I will leave my mouth between your legs,
my soul in a photographs and lilies,
and in the dark wake of your footsteps,
my love, my love, I will have to leave
violin and grave, the waltzing ribbons

And here is Cohen’s song. Cohen’s voice lends a kind of surreal gravity to the music and the words, as his gravely baritone seems to rise from the earth, barely conforming to the waltz rhythm at all at first. There’s a dreamy earthiness to Cohen’s setting; I wonder how Lorca might have felt about it.

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A Grab Bag Post

When one gets home from work to start a vacation, one puts on overalls and pours a Scotch. It’s just what one does.

I like Scotch. Scotchy Scotch Scotch. Here it goes down. Down into my belly.

::  Teevee show you should watch: The World According to Jeff Goldblum, on Disney Plus. It’s a series of light-hearted and fascinating mini-documentaries about mundane subjects, starring some actor named Jeff Goldblum.

::  Here’s a pretty good article about what there is to see and do in the Finger Lakes. It’s kind of a starter article, but as those go, it’s good.

::  An article about the Hardy Boys books and the ghostwriters who formed “Franklin W. Dixon”.

::  Seen locally: a large bobble-head of Bills quarterback Josh Allen. Which doesn’t look anything at all like Bills quarterback Josh Allen!

::  A recipe I might try: African sardine stew.

::  Finally, a photo I took of my street on a dark morning in early autumn, when the sky was gray and the streetlights weren’t off yet. One thing I like about the rise of LED technology is that the streetlights now cast old-school pools of light, like they used to in all the old noir films. I processed this photo through the Prisma app to get this effect.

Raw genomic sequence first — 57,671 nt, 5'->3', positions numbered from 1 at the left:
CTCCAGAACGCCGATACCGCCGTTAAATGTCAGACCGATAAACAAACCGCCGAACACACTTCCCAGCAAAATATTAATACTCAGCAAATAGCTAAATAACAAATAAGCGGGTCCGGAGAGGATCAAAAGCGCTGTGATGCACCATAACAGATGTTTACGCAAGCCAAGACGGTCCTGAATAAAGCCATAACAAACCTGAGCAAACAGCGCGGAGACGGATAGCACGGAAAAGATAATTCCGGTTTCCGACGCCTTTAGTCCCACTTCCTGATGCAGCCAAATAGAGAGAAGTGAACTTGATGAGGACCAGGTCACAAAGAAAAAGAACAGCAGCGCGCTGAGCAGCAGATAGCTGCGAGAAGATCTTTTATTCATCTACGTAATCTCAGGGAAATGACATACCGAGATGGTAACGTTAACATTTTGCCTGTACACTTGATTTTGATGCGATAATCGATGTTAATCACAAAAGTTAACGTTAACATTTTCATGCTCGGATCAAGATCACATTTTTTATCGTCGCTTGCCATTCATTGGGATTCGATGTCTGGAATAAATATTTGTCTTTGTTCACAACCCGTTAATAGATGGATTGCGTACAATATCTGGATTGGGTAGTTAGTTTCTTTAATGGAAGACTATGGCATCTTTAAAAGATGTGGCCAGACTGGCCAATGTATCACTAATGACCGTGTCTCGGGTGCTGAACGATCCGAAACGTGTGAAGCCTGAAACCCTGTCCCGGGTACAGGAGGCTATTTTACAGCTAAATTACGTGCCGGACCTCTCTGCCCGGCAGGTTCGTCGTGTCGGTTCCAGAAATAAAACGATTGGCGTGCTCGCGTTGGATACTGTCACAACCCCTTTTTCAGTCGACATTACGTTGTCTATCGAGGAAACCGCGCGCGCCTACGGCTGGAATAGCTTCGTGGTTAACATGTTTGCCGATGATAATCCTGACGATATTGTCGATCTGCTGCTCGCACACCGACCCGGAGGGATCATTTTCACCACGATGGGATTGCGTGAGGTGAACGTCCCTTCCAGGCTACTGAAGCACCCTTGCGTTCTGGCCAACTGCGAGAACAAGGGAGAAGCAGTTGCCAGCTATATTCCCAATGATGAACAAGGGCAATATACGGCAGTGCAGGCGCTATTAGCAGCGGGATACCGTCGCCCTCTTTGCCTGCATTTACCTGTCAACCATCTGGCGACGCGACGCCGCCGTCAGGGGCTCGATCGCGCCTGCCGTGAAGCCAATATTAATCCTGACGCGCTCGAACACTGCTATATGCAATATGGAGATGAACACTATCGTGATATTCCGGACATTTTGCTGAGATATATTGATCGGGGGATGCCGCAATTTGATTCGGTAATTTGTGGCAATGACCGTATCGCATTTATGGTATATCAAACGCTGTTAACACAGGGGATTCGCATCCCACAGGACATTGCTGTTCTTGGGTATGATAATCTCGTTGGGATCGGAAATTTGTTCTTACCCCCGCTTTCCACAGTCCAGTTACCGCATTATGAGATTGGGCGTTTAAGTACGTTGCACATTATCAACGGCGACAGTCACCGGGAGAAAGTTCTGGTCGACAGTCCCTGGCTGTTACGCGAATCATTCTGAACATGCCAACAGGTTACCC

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Tone Poem Tuesday

Antonio Vivaldi’s The Four Seasons is one of the great stalwart works of all classical music.

It’s also a work that…I just don’t like very much. At all. I’ve never warmed to it. It honestly does nothing for me. For years I concluded that I didn’t like Vivaldi, because I have never managed to turn myself around on The Four Seasons. Luckily, I eventually realized that Vivaldi wrote a lot of music that’s just fine and it’s just the one piece I didn’t much care for; this happens. (See Ravel and “Bolero”, for example…and even my favorite composers have works that don’t thrill me much, such as Berlioz’s Te Deum, which is…OK, I guess, if you like that sort of thing.)

But here’s the thing about The Four Seasons: it’s a concept that surely didn’t occur only to Vivaldi in 1718, right? Surely some composer in the three hundred years since has tried to address this concept.